Angel Fallacies 3.1: Neglect of Target Market Imponderables (“Competitors”)

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Typical Angel Fallacies: Neglect Typical Angel Fallacies: Neglect of Contrarian Market Forces
Typical Angel Fallacies: Neglect Typical Angel Fallacies: Neglect of Contrarian Market Forces

Typical Angel Fallacies: Neglect of Target Market Imponderables

 

“So, who are your competitors?”  Within the start-up ecosystem this hypertrivial question is asking for a routine answer. It is one of those questions that usually does not raise any serious worry among start-ups asking for money. But it should. Because these standard responses follow a pattern which can be easily anticipated and usually is astoundingly poor.

Variant 1: “Well actually, we don’t have any – luckily. We are first movers, first in market. Which is great because demand is so huge.”

Variant 2: “Well there are a few, but you don’t need to take them all that serious: Competitor x really does not offer the breadth/depth of our product/ service line, competitor y does not really understand their/our customers’ demands and competitor z is technically at least two years behind. They might have a nice front-end but that’s it… .”

Variant 3: ”You find the table of our competitors and their product/service features on page x of our deck. There you also see where they are missing out as compared to our product/ our service.”

 

“Our Competitors” Feature 1 Feature 2 Feature 3 Feature 4 Feature 5 Feature n
“us”

Competitor a

x

x

x

Competitor b

x

x

x

Competitor c

x

x

Competitor n

 

This table usually takes a matrix shape as shown above, enlisting the features of the products/ services offered by the start-up against the somewhat deficient scope of features offered by the competition.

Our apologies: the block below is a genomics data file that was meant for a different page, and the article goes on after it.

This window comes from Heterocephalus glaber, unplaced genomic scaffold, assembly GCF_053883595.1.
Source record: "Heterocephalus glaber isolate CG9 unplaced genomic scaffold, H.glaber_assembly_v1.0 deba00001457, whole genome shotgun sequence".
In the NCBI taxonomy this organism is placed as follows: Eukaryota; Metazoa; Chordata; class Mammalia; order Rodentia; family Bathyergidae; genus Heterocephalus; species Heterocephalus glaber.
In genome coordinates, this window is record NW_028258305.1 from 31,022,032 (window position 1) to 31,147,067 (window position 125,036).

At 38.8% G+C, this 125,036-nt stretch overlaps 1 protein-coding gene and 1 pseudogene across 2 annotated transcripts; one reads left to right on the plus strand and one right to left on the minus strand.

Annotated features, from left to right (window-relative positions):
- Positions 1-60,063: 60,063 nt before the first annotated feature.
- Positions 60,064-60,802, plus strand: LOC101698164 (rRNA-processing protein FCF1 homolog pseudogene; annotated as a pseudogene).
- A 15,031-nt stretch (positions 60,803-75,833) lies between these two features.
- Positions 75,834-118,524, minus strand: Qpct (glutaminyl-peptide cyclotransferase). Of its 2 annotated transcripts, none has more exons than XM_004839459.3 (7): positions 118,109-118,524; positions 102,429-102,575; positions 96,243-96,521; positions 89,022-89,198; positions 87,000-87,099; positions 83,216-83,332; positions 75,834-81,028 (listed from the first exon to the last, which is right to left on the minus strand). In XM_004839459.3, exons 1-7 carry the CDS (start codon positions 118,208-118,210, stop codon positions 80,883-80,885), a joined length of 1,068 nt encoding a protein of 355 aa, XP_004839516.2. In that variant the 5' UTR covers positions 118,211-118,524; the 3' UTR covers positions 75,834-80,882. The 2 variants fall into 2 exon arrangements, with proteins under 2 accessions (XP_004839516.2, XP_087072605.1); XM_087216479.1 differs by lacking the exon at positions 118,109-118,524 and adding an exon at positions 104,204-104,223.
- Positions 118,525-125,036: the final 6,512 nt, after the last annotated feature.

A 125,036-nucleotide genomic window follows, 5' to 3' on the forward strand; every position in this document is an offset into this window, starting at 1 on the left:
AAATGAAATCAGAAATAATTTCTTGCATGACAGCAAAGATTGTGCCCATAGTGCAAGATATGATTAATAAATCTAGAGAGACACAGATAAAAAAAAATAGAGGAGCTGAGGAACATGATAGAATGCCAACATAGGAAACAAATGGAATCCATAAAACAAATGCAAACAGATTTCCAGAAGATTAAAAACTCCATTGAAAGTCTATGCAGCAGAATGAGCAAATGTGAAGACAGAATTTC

Each of the three, fairly representative instances mentioned above are faulty in their own ways. Assuming that what the decks states is actually true, these mistakes have one common ground: they ignore what their future clients have actually spent their money on so far and why they have done so.

The founder in variant 1 neglects that there was money available and spent for alternative products/ services, i.e. substitutes before this “disruptive” start-up appeared on the landscape. There is a distinct likelihood that this mistake is compounded by another one, namely that this founder will claim a premium price in the top quartile of the market, because it is “so unique”. Yet, to be able to drag a customer away from incumbent products or services, a start-up not only needs to be better than the incumbents, but also move in similar price regions. Also, it is often stunning to hear a founder claim there was huge demand for his product or service while this very founder also claims that nobody so far responded to this demand. How convincing is that?  I would never buy such a claim.

Number 2 compares the start-up’s product’s/ service’s quality, technical sophistication and customer centricity to that of (some?) competitors without paying much attention to the fact that, until now, the market did not appear to be missing the comparative advantages this start-up claims to offer. Although the founders of this start-up at least acknowledge that competition does exist, their arguments against competitors merely rest on their own advantages and do not pay due respect to why money is actually spent on such products or services soo far and until right now.

Similarly, in variant 3 the founder squarely compares merely those features of her own product/ service where she appears to be performing better than the competition. She ignores or discounts features, which other players may offer, her start-up however not and she happily accepts the implicit utter arbitrariness of this comparison in terms of the product features that matter to customers. There may be loads of other features which some competitors’ products/ services do possess and hers do not.

So, how does one go about appropriately assessing competition?  I think the only reliable way to escape arbitrariness, bias and start-up centricity is to interrogate the market, (before engaging in developping MVPs) i.e. the target groups that are supposed to buy my product or service. This is not a very original answer, but guess what: Most start-ups shun the cost to ask their future customers and clients what they actually want. They believe they know already. Later on they find out, they pivot too late and hence burn their investors’ cash. I have seen too many decks where “the problem” is fictitious and merely serves the rhetorical purpose of staging the product.

Angel investors like myself love to fall into this trap because it is psychologically very difficult to reject a plausible argument that targets – some – competitors with their deficits.  It is all the more difficult if you, the angel, like the start-up or the founders.

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